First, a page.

Equity Options Skews: Why No Surprises?

Equity index options are the least surprising of options markets. According to data and the best of our knowledge, out-the-money (OTM) call options have never cost more than OTM puts on equity index options – reflecting the greater concern of a market slump than a rally.  Equity aficionados won’t find this surprising. The biggest market moves like those in 1929, 1987 and 2008 were in one direction: down. Extreme gains in equities tend to follow major selloffs and don’t occur amid an extended bull market, which are usually orderly affairs. Value tends to build slowly but can wither instantly.

The degree of downside skewness in equity index options is hardly uniform. During corrections, downside skewness can become more extreme than average and after long bull runs can occasionally become evenly balanced (Figure 1).

Figure 1: Extreme Downside Risk is a Universal Feature of Equity Markets.

Given that skewness (also called “risk reversal”) isn’t consistent over time, one might wonder if it’s a useful investment signal as it appears to have been in Treasuries, certain currency pairs, energy and precious metals markets?  For example, is extremely negative skewness a sign of further downside to come or a sign that stocks are oversold and about to stage a rally?  Is less-than-average downside skewness a sign that equities are likely to rally further or a sign that they are overbought and more susceptible to a correction?

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To answer these questions, we indexed the skewness on a scale of 0-100 over rolling two-year periods and compared it to the actual payoff of a fully funded long futures position in the subsequent three months (so there’s no look-ahead bias).  For example, if the NASDAQ 100 option skewness was the most skewed to the downside it had been during the previous two years, the index would have a reading of zero.  If the NASDAQ 100 options skewness was the least negatively skewed than it had been during the past two years, the index would have a reading of 100. We then broke the results down into deciles and looked at the subsequent three-month performance of the reinvested futures rolled 10 days prior to expiry from 2008 until early 2019.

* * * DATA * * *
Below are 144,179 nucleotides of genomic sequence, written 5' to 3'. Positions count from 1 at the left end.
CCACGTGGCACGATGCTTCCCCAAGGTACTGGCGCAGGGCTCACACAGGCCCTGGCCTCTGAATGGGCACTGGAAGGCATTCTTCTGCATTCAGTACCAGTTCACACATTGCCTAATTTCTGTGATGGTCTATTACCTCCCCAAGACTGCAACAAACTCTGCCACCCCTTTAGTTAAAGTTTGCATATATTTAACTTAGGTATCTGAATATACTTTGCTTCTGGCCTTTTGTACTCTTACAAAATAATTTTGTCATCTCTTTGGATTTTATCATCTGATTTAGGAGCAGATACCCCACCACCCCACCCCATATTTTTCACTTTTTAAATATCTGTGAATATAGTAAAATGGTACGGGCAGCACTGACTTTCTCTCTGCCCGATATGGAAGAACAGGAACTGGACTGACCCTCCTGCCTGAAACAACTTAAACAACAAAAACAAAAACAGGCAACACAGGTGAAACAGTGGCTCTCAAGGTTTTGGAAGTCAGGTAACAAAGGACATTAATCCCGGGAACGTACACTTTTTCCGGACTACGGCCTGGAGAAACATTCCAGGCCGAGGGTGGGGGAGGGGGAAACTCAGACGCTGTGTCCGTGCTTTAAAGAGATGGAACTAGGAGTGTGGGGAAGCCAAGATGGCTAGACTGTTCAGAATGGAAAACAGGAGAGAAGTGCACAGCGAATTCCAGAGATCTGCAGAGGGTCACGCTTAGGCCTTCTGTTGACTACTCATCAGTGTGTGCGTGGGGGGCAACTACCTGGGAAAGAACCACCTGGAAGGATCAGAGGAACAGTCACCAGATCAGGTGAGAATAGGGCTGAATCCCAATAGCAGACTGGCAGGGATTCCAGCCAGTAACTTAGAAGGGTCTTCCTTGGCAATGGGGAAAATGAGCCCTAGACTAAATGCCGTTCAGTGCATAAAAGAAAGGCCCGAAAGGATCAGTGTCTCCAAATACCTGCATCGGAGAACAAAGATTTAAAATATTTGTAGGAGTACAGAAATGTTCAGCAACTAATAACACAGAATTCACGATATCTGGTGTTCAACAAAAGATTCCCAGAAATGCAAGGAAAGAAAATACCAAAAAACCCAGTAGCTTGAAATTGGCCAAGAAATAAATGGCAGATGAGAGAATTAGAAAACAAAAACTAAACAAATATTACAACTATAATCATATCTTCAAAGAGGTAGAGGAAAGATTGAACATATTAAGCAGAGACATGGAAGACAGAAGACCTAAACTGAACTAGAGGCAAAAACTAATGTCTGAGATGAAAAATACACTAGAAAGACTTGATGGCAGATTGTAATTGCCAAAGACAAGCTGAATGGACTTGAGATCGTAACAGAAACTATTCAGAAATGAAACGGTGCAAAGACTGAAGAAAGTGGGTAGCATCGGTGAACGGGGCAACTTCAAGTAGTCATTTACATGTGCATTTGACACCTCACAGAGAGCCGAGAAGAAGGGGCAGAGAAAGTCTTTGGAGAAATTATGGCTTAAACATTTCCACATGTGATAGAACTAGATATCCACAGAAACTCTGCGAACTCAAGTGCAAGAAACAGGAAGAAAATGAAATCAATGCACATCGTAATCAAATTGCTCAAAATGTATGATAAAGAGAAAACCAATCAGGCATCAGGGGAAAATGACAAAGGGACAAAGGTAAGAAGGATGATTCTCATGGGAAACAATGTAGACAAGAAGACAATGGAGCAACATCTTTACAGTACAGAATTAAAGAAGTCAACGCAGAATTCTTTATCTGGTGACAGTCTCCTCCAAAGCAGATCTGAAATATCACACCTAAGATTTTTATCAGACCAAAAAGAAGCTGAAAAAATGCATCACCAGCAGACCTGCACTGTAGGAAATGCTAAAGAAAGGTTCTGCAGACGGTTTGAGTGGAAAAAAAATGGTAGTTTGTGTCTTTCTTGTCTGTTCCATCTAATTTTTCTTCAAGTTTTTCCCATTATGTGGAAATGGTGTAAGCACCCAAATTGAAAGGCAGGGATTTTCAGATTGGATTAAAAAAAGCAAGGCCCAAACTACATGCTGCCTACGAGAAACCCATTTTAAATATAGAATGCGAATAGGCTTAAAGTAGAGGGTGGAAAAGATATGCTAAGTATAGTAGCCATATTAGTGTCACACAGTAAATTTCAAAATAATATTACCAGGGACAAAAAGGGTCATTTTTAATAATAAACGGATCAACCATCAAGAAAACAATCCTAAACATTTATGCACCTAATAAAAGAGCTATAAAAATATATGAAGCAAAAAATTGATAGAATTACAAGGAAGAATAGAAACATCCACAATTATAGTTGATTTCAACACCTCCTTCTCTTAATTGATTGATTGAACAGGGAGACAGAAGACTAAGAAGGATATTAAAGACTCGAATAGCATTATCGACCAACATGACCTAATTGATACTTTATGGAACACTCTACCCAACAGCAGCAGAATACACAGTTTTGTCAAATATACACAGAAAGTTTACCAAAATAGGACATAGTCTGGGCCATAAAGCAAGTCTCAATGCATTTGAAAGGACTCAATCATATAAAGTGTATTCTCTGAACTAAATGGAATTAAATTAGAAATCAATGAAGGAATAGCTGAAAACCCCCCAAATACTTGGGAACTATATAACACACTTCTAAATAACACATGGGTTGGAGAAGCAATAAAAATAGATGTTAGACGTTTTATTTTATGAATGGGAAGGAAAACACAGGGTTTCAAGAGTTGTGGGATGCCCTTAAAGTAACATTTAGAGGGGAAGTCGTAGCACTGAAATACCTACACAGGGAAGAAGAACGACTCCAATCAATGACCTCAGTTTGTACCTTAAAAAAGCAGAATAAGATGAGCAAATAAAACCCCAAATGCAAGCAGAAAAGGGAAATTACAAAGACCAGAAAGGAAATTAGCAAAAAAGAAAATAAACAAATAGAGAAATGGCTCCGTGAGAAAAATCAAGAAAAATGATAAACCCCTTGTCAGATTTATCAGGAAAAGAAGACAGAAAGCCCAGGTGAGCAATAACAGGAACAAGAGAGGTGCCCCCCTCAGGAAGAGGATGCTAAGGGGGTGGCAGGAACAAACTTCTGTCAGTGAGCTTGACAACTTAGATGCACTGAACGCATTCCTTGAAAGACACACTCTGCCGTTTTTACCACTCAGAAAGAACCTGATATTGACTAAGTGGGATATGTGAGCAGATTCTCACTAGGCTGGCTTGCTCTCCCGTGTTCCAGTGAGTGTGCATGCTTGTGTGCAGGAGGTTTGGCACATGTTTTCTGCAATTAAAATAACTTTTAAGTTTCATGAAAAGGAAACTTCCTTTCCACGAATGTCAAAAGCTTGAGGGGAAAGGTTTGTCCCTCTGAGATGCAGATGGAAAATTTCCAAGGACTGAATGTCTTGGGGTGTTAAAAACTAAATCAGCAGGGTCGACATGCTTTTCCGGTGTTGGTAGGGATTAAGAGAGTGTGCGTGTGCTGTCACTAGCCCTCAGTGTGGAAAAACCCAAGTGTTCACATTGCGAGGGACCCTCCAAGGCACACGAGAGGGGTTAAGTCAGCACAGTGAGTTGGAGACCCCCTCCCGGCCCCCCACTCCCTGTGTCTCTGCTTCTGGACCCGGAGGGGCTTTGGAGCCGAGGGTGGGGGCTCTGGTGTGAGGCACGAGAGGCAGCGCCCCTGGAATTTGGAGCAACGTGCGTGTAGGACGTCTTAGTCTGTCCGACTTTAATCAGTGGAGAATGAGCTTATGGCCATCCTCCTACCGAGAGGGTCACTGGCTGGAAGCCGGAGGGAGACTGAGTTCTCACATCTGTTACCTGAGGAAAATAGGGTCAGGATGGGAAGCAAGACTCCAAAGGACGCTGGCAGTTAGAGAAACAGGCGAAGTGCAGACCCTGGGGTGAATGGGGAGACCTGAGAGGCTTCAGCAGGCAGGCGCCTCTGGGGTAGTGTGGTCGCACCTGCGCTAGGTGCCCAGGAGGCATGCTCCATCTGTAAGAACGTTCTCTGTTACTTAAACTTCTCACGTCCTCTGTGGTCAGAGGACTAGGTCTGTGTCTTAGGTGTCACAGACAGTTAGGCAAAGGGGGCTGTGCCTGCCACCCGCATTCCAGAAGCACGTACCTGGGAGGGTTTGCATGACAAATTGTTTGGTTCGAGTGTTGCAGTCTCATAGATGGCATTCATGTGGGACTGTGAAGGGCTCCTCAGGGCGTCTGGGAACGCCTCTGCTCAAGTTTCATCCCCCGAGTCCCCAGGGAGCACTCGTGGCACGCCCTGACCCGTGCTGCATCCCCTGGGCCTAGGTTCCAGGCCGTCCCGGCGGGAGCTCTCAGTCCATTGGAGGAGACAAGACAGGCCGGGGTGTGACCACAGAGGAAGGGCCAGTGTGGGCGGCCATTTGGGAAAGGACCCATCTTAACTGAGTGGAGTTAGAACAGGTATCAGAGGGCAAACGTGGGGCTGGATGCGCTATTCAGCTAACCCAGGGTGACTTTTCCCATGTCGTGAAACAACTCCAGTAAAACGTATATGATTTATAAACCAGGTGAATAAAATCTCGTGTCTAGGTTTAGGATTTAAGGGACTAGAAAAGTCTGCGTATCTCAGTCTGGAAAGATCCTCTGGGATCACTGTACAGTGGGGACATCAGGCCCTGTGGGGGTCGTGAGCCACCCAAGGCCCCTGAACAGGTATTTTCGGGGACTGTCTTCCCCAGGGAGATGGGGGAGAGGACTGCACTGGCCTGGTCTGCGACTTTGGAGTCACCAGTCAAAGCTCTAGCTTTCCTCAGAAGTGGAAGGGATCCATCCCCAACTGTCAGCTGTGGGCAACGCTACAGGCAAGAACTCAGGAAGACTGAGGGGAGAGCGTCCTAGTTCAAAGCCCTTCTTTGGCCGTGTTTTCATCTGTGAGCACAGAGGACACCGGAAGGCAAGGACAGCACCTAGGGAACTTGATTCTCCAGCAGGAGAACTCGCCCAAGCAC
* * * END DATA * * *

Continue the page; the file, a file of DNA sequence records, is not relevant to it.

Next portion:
Unlike in Treasuries, where the market has tended to move in the direction suggested by the options skew, or in the energy and precious metals markets where options skewness has given strong contrarian signals, options skewness in equities hasn’t really sent much of a signal at all over the past decade (Figures 2 and 3). That said, there is limited evidence that the NASDAQ 100 has done best when options skewness was closest to its two-year moving average and less well towards the extremes.

Figure 2: NASDAQ 100 has Performed Best When Options Have Relatively Average Skewness.

Figure 3: S&P 500® has Performed Best with Average-to-Somewhat Below Average Skews.

These relatively weak signals should be taken with a large dose of salt.  These results are time dependent and relationship between options skewness and subsequent equity market returns could be very different in the future than it has been in the recent past. 

Still, one might one wonder why equity index options appear to give such inconsistent investment signals when those signals have been much stronger (though still subject to the same warning as above) for other asset classes.  The answer is that capital markets appear to adhere to their own version of Heisenberg’s uncertainty principle: the fact of observing something, changes it. Ever since the original VIX index was launched in 1986 (it changed to its current calculation methodology in 1993), equity index options have been widely discussed and studied by academics, investors and the financial media.  As such, both the level of volatility and the skewness of OTM options are probably being incorporated into market pricing quickly.  By contrast, academics, investors and financial media have traditionally paid much less attention to options on commodities, Treasuries and currencies.  As such, those markets may not be incorporating the information available in skewness as efficiently as in the equity market. That said, even given the apparent ambiguity in the relationship between equity index option skewness and subsequent investment returns, investment managers might want to pay attention to it as a barometer of investor sentiment and positioning.

Bottom Line

  • Equity index options have (unsurprisingly) always been skewed to the downside.
  • The degree of downside skewness varies over time.
  • Skewness has had an ambiguous relationship with future equity investment returns.
  • Equity index option skewness could still serve as a barometer of investor sentiment and positioning.


All examples in this report are hypothetical interpretations of situations and are used for explanation purposes only. The views in this report reflect solely those of the author(s) and not necessarily those of CME Group or its affiliated institutions. This report and the information herein should not be considered investment advice or the results of actual market experience.

About the Author

Erik Norland is Executive Director and Senior Economist of CME Group. He is responsible for generating economic analysis on global financial markets by identifying emerging trends, evaluating economic factors and forecasting their impact on CME Group and the company’s business strategy, and upon those who trade in its various markets. He is also one of CME Group’s spokespeople on global economic, financial and geopolitical conditions.

View more reports from Erik Norland, Executive Director and Senior Economist of CME Group.

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